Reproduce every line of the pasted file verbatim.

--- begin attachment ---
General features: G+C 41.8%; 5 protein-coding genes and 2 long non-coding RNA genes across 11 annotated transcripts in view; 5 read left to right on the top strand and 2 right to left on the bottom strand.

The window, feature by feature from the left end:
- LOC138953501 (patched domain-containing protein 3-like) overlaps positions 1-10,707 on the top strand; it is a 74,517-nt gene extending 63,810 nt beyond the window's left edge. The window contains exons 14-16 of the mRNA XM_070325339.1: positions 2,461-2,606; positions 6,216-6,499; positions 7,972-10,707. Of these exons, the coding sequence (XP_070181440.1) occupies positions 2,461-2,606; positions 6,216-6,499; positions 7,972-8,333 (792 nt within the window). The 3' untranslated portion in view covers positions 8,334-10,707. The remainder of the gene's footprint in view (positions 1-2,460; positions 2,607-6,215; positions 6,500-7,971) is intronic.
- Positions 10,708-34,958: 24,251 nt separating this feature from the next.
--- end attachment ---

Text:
General features: G+C 41.8%; 5 protein-coding genes and 2 long non-coding RNA genes across 11 annotated transcripts in view; 5 read left to right on the top strand and 2 right to left on the bottom strand.

The window, feature by feature from the left end:
- LOC138953501 (patched domain-containing protein 3-like) overlaps positions 1-10,707 on the top strand; it is a 74,517-nt gene extending 63,810 nt beyond the window's left edge. The window contains exons 14-16 of the mRNA XM_070325339.1: positions 2,461-2,606; positions 6,216-6,499; positions 7,972-10,707. Of these exons, the coding sequence (XP_070181440.1) occupies positions 2,461-2,606; positions 6,216-6,499; positions 7,972-8,333 (792 nt within the window). The 3' untranslated portion in view covers positions 8,334-10,707. The remainder of the gene's footprint in view (positions 1-2,460; positions 2,607-6,215; positions 6,500-7,971) is intronic.
- Positions 10,708-34,958: 24,251 nt separating this feature from the next.